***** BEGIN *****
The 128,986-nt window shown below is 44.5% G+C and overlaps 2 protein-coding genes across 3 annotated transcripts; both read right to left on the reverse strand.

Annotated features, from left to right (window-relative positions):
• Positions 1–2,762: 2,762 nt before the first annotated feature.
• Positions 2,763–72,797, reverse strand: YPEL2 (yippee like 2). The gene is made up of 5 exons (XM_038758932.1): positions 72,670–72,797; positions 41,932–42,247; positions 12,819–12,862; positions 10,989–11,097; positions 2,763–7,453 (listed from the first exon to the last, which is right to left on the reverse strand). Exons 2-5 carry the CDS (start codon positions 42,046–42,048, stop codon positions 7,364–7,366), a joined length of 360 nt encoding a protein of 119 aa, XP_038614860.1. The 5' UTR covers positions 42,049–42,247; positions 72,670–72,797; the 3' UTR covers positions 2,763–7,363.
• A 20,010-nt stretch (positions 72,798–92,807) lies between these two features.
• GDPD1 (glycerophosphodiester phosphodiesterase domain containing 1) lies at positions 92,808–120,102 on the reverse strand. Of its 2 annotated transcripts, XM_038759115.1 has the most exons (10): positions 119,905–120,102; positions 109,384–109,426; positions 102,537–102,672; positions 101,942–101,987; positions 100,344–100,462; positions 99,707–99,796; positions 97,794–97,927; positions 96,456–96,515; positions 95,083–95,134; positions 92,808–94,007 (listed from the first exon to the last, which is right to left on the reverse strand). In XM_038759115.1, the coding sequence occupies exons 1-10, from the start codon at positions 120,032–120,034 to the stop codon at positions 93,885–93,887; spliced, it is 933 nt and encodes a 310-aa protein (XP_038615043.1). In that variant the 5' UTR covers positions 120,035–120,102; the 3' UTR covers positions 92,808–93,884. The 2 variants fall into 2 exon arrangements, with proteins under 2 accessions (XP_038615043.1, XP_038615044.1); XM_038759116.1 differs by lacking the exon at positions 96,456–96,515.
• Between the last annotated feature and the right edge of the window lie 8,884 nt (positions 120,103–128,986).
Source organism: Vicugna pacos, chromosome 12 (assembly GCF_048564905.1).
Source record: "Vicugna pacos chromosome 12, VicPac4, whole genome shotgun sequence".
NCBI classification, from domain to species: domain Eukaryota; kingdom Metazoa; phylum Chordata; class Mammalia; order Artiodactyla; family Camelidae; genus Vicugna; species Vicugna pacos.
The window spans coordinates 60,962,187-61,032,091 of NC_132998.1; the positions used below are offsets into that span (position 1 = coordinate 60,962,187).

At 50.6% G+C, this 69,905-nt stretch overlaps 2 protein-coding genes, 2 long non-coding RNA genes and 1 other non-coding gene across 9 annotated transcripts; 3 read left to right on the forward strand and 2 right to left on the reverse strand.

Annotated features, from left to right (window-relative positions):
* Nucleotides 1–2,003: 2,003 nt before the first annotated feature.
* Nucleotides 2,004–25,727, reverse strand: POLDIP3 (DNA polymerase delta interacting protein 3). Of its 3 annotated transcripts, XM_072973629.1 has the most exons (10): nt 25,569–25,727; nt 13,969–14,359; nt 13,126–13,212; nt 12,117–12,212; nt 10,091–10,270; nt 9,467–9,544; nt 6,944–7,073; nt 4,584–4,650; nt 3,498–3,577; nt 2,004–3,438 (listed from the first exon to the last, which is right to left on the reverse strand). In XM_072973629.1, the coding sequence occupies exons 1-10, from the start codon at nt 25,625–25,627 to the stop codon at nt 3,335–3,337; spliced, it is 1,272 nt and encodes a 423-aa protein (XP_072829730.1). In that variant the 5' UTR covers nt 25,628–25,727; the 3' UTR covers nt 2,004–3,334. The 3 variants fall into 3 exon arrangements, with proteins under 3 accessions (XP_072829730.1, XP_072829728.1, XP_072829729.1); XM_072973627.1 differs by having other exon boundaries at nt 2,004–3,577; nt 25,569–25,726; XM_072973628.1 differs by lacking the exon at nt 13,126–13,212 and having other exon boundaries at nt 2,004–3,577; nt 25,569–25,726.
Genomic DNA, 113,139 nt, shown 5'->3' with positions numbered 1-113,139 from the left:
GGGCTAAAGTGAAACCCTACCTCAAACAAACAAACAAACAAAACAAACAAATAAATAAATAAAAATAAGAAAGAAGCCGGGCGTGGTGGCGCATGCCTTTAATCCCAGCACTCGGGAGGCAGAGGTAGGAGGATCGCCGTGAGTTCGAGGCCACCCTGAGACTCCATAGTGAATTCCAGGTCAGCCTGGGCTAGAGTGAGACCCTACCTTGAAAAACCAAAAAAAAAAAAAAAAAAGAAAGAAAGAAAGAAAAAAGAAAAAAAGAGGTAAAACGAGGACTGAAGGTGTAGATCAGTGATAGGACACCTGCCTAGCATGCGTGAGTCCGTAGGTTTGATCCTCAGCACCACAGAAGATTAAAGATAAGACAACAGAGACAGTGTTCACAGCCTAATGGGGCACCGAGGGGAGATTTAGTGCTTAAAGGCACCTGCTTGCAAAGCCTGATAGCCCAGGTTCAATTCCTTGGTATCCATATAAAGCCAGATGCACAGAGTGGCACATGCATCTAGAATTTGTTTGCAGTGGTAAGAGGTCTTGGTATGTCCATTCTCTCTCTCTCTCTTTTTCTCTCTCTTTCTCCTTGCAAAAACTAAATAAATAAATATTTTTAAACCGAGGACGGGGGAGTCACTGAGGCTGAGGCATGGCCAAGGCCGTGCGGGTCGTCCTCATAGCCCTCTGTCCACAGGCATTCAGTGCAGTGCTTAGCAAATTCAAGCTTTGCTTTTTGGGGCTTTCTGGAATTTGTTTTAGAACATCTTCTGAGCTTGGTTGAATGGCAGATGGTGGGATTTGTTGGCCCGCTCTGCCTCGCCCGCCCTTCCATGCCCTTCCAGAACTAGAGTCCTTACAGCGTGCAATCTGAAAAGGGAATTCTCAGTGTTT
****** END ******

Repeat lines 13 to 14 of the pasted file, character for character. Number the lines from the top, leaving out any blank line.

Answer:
Annotated features, from left to right (window-relative positions):
* Nucleotides 1–2,003: 2,003 nt before the first annotated feature.